Creation Reprographics has emphasised the role of reprographics in helping printers control costs and believes there is untapped potential as inflation sees material costs rising across the board.
Noting the rising pressure on packaging printers and converters to secure costs and protect margins, the business believes that reprography has a more central role to play, which may in turn help to protect the future of the print sector.
Matt Francklow, Managing Director, Creation, explains, “We associate repro houses with colour expertise, and often in terms of unlocking consistency and quality across runs of any length, but there’s a great deal more to it. With a dedicated partner handling all aspects of colour management, we tap into new cost control methods. For example, a repro partner can optimise the use of inks and coatings, which are increasing in cost. Naturally in a cost-sensitive market, many printers are reluctant to pass these increases wholesale to their brand partners, leaving them with a diminished bottom line. When we also take into account the rapidly surging demand for print sustainability, we get a real sense of how printers are being pressured from every side. By streamlining ink supplies, we unlock a lot of additional benefits in handling and storage, which also add up to better use of personnel and space, further contributing to cost control. Excitingly, this is just the tip of the iceberg – an effective and synergistic relationship between printer and repro house can add up to sizeable benefits.”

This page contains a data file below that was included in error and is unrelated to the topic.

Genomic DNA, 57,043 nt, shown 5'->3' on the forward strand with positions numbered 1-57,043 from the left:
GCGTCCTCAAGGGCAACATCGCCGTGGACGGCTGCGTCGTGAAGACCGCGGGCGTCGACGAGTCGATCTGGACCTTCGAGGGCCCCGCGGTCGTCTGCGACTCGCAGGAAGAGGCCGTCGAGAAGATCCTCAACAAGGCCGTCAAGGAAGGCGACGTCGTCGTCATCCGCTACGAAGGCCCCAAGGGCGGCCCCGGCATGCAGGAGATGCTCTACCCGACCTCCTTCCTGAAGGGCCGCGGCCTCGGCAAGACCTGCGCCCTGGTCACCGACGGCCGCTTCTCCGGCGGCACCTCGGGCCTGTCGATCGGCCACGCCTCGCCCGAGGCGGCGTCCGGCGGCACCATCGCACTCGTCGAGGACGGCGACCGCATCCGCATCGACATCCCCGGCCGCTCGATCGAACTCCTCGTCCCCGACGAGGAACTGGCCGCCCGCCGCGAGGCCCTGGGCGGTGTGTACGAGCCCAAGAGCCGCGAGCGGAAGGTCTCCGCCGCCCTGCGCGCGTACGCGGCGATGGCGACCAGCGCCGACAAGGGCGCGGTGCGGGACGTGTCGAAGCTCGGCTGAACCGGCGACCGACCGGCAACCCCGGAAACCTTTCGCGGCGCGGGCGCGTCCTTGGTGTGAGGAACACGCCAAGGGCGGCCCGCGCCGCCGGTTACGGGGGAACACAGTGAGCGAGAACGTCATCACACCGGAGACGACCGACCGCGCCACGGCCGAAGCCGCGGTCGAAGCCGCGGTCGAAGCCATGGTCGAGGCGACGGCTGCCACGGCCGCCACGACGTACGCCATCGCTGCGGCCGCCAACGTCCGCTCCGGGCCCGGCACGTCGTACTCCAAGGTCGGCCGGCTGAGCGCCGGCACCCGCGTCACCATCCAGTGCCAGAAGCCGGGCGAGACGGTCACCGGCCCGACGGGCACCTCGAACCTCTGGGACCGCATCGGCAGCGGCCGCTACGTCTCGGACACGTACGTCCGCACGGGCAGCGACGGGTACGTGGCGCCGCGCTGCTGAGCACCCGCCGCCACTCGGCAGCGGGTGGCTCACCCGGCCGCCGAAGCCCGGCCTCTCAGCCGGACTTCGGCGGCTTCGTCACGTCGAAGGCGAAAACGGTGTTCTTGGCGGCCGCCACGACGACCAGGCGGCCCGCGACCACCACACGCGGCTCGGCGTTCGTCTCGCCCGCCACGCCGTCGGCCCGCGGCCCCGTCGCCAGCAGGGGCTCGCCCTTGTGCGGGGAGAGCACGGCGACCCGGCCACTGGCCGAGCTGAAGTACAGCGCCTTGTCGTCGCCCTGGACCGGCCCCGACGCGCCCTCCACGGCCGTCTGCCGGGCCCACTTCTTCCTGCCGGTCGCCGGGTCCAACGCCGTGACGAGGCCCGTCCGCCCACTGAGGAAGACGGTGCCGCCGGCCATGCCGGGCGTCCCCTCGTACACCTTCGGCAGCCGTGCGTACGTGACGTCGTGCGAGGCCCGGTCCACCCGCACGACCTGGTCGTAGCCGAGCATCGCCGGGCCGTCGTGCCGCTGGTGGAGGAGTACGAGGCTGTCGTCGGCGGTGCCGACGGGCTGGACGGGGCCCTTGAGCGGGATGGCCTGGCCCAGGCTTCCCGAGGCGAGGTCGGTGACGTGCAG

He adds, “A repro partner drives enormous value for printers because it’s solely focused on making best use of resources, it’s not just ensuring packaging look great on the shelf. We want to see printers pushing their repro partners to deliver more and play their part in securing the bottom line, because there’s a lot of expertise to tap into. One way we help our own customers to gain tighter control of costs is by advocating fixed colour palette printing (FCP), also known as extended gamut. Spot colours are no longer the most cost-effective way to print, particularly when FCP can replicate around 90% of Pantone colours with a fixed CMYK/OGV palette. When we stop creating inks for one specific design and start embracing the versatility of modern-day print methods, we access huge potential for cost control.”